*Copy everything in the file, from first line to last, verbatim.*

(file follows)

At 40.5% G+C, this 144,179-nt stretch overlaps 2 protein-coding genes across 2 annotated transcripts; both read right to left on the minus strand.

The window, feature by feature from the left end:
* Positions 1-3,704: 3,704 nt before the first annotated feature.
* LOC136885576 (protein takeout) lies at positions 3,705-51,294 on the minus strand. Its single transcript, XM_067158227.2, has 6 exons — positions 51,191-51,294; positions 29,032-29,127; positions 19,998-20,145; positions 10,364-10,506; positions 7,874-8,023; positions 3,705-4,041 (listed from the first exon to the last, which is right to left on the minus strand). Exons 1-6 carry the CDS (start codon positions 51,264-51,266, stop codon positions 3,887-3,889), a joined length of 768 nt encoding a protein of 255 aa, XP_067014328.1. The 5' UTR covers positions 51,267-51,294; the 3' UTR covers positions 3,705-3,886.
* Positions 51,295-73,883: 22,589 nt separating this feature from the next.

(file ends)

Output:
At 40.5% G+C, this 144,179-nt stretch overlaps 2 protein-coding genes across 2 annotated transcripts; both read right to left on the minus strand.

The window, feature by feature from the left end:
* Positions 1-3,704: 3,704 nt before the first annotated feature.
* LOC136885576 (protein takeout) lies at positions 3,705-51,294 on the minus strand. Its single transcript, XM_067158227.2, has 6 exons — positions 51,191-51,294; positions 29,032-29,127; positions 19,998-20,145; positions 10,364-10,506; positions 7,874-8,023; positions 3,705-4,041 (listed from the first exon to the last, which is right to left on the minus strand). Exons 1-6 carry the CDS (start codon positions 51,264-51,266, stop codon positions 3,887-3,889), a joined length of 768 nt encoding a protein of 255 aa, XP_067014328.1. The 5' UTR covers positions 51,267-51,294; the 3' UTR covers positions 3,705-3,886.
* Positions 51,295-73,883: 22,589 nt separating this feature from the next.